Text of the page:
Muslims in Barbados have been lobbying for rooms at Barbados' two main ports of entry and exit, for their religious needs, since they pray five times a day, while facing Mecca. These ports would include the Grantley Adams International Airport (GAIA), and the Bridgetown Harbour.
Through the representative for the city, the lobbying of government has been made. Parliamentary representative for the city, Patrick Todd, submitted the matter during the second reading of the Barbados Port Inc. Exemption from Taxation Bill, in June.
Todd said the "special facility" would create a space for Muslims to wash their feet at both the seaport and airport and "not cause inconvenience to the rest of the community by having to wash their feet in a face basin in a washroom."
George Hutson Minister of International Business and International Transport, promised to look into their request while speaking in the House of Assembly. Hutson also added that they were looking at providing such a facility at the Grantley Adams International Airport (GAIA), and hopefully something could be done in the not too distant future.
The plan to have a prayer room for Muslims, at the expense of the tax payers of Barbados has, however, been shot down by two senators. Senator David Durant, is in opposition and said it would pose a security risk. Also in opposition to the prayer room for Muslims within the airport is also supported by Independent Senator Orlando Marville, who said such a facility was better place outside of the airport. The two senators spoke as the Upper House debated tax exemptions for the GAIA, last Friday.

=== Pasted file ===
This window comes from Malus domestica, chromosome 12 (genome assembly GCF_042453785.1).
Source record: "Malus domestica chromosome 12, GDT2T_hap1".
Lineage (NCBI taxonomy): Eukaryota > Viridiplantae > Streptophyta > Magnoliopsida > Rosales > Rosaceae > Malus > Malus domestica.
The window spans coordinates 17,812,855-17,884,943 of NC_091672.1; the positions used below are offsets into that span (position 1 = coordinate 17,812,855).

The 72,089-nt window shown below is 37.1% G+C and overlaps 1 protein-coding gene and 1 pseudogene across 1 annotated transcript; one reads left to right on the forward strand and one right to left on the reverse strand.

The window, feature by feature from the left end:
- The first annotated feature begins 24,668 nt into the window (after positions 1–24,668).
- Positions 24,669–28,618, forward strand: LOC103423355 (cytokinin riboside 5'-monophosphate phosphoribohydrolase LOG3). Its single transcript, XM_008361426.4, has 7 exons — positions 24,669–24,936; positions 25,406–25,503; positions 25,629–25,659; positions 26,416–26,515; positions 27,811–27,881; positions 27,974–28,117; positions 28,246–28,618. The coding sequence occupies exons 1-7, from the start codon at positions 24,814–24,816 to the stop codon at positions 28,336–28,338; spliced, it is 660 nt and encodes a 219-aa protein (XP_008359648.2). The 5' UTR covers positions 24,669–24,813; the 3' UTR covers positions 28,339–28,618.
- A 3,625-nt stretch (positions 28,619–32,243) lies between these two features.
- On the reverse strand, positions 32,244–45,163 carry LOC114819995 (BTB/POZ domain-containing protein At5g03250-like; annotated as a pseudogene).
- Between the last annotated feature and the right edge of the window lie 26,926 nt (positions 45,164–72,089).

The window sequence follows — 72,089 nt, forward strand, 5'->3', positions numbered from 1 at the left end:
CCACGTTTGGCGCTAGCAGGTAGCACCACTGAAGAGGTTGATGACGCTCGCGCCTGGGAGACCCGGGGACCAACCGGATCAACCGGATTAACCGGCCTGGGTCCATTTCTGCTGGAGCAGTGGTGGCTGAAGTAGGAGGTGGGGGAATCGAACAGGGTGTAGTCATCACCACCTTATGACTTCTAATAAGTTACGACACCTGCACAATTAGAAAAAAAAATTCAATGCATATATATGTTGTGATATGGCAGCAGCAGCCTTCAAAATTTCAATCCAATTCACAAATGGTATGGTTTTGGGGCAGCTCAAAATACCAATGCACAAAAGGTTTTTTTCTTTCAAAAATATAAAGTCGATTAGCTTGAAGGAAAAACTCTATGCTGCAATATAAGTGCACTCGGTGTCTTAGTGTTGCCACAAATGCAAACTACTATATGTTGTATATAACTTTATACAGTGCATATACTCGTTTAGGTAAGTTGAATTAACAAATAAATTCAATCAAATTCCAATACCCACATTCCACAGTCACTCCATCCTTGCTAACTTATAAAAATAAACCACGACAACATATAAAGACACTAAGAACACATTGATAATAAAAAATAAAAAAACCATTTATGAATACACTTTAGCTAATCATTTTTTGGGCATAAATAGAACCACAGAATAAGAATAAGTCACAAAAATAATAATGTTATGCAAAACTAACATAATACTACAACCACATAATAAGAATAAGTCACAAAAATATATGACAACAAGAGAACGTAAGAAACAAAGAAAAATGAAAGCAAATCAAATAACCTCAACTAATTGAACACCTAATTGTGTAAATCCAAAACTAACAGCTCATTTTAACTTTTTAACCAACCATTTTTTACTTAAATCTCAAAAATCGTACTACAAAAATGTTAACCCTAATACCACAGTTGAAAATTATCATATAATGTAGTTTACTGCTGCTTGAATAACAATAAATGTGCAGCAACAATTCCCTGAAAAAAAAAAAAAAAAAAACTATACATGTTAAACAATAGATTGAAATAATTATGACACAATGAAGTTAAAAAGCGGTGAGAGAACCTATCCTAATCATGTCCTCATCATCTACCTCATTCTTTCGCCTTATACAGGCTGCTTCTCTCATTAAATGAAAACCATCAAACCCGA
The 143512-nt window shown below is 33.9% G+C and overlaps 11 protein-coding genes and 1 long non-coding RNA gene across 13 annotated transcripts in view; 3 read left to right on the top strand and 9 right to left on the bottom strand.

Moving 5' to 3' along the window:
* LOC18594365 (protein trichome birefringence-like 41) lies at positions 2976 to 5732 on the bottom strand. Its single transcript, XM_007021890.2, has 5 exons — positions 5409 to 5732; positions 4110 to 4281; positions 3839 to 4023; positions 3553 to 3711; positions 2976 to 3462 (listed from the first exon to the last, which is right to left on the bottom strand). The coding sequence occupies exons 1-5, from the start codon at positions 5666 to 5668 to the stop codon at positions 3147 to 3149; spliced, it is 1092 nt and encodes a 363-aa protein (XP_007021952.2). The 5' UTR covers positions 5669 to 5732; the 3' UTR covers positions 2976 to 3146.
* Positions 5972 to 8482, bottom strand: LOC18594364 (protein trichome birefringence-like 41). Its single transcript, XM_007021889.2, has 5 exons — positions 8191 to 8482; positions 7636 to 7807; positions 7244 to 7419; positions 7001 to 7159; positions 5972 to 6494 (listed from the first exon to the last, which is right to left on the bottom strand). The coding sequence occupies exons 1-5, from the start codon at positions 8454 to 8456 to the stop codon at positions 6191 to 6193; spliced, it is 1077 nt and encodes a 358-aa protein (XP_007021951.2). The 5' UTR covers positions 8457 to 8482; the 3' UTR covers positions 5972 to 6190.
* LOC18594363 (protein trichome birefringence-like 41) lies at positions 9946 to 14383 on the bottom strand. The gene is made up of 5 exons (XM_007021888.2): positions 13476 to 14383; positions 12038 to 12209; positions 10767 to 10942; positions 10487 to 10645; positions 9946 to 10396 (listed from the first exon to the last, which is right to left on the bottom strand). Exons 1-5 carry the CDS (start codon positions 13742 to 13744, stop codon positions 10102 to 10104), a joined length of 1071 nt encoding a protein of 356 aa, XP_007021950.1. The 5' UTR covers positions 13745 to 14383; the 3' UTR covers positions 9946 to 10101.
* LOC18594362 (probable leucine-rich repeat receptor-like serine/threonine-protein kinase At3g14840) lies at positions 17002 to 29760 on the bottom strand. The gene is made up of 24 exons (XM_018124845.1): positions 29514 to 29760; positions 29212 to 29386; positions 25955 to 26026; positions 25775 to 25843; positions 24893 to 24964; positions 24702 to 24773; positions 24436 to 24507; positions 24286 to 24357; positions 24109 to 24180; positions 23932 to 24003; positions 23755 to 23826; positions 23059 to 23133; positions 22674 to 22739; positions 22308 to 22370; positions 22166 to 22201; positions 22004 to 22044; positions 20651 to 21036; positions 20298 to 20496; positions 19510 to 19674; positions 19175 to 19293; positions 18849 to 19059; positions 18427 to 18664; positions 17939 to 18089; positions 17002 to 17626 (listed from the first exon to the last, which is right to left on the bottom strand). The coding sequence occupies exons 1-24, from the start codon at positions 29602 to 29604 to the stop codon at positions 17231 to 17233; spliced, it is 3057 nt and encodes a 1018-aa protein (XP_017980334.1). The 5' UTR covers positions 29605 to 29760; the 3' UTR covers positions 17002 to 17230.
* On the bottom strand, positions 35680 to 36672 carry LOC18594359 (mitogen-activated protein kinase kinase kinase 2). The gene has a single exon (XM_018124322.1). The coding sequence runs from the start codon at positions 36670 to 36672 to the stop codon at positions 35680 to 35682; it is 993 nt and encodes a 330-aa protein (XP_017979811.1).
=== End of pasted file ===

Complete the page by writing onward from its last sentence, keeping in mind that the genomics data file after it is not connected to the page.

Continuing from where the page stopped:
"No one religion is to have that monopoly in Barbados and first of all Barbados is a Christian nation and that must not be compromised. But if we give a prayer room to one religious body you will need to provide prayer rooms for every other religious body, because they will apply, and if you grant permission to one then it will be difficult to refuse four or five others," Durant stated.
Governments should try they best not to become involved in religious matters, and no chapel, or private room for meditation at an airport should be set aside for any religious group(s) especially at the expense of all tax payers. Will Christians be also allowed to use this room? If Christians, or Hindus are using the room when Muslims want to pray, will they have to leave?
Government should not be supplying prayer rooms for any particular group, and such a facility is better suited maybe adjacent to the airport at the expense of Muslims.